“No greater love has anyone, than to lay down one’s life for one’s friends.” In this way Jesus describes his own way of being and, of course, the actual playing-out of his ministry in the cross. The logic of what I have said about love has its basis in the ministry of Jesus himself: “…as I have loved you.” We will miss this, however, if we remain with abstracted ideas about the love and death of Jesus – as if it were about Jesus’ love for “everybody”, or that Jesus “had to die” as part of God’s plan, so that he is a special case we don’t have to consider. Against this is the doctrine of the incarnation, which holds not merely that Jesus was God become “human”, but a specific human being in a specific time and place in the midst of specific people. Jesus the human being doesn’t just “die”; Caiaphas and the Sanhedrin, the Pharisees and the scribes contradict him and plot his death. He is not merely “arrested”, but what he taught is contradicted in betrayal by Judas and denial by Peter. If Jesus’ life and death is a thoroughgoing act of love, then it is so within these specific relationships. If Jesus dies for love’s sake, it is for the love of Caiaphas and Annas, of Judas and Peter, of Mary and Martha and Magdalene and so on, all of whom are not just the potential beneficiaries of his death but, in different ways, the cause of his death: “This my body, broken by you…” Jesus dies in the way he does because he insists on being with them, “as they are”.

The cross, then, does not simply effect a divine salvation as if by a holy magic; it gives shape to love. It is Jesus “being where he is”. The shape of love Jesus’ persistence with and for both friend and foe. The Christian life, correspondingly, is cruciform – it is cross-shaped. It involves that kind of dying to ourselves which is necessary if any human community is to survive error and injustice – particularly the error and injustice of “someone else”.

And this brings us to the importance of the church. It does not matter whether other faith communities come to the same conclusion about love as the church, or whether the church generally fails miserably at living what is at the heart of its being. If others can know this truth by other means, we celebrate with them. If the church fails at living the truth, we are simply all the more reminded of how imperative it is that we continue to work at it. The church is a community which is learning not simply how to love, but the difficulty of love.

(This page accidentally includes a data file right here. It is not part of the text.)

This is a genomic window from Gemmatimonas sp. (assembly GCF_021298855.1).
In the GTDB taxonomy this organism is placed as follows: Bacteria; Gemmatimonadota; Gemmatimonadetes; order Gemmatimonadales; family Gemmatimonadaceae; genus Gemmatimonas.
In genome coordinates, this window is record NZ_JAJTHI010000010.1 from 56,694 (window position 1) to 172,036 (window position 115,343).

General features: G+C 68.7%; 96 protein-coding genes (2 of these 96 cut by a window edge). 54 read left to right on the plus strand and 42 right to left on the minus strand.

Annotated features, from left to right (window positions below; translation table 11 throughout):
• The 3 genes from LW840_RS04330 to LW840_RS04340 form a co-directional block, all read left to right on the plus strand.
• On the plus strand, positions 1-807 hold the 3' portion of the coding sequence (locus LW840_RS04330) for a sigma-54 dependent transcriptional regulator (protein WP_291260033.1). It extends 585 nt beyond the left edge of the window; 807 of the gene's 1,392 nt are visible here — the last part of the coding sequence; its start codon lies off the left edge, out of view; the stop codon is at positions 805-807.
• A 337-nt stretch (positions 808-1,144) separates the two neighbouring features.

Love is difficult, and it is difficult for the church. It will be difficult for us to deal with each other when we have to make very concrete, far-reaching and doubtless very disruptive decisions about what to do with our property resources. It is difficult to deal with each other when we begin to express ourselves in relation to things we need to have in common – and we might think here of the conversation we have planned this morning about worship. And yet it is precisely in such potentially conflicted situations that we are called to do something extraordinary. This is not the heroic feat of agreeing to sell up, or agreeing to soldier on on this site, or with a stroke of genius achieving just the balance in worship that pleases everyone. The extraordinary thing is in the manner of engagement – feeling ourselves to be in the right, but not requiring that others recognise it. Or, in more evangelical terms – believing not only that I am justified by grace alone but also that you, who are clearly wrong in what you do or think, are also justified by grace and not condemned for the error I see in you. This is the fruit Jesus appoints us to bear “fruit that will last” (John 15.16) because it reflects that love which overcomes all things. This is the extraordinary thing.

There is not much between how we stand before God and how others stand before us. It is because we do not understand this that we often turn out to be lousy lovers. The command to love comes precisely because we need constantly to be called to love. This call comes again and again in God’s hope that we might see: as we are to God – claimed in grace – so others are to be to us; as God is to us – claiming through grace – so are we to be to others.

…as I have loved you” is where we begin, and the end towards which we move, if the “love” which at is our heart is to be meaningful, and effective.

Let our prayer be, then, that our hands do not fumble the gift of such extraordinary trust – the gift of each other to love – that the work of our hands might finally be found to match where love began, and never ends. Amen.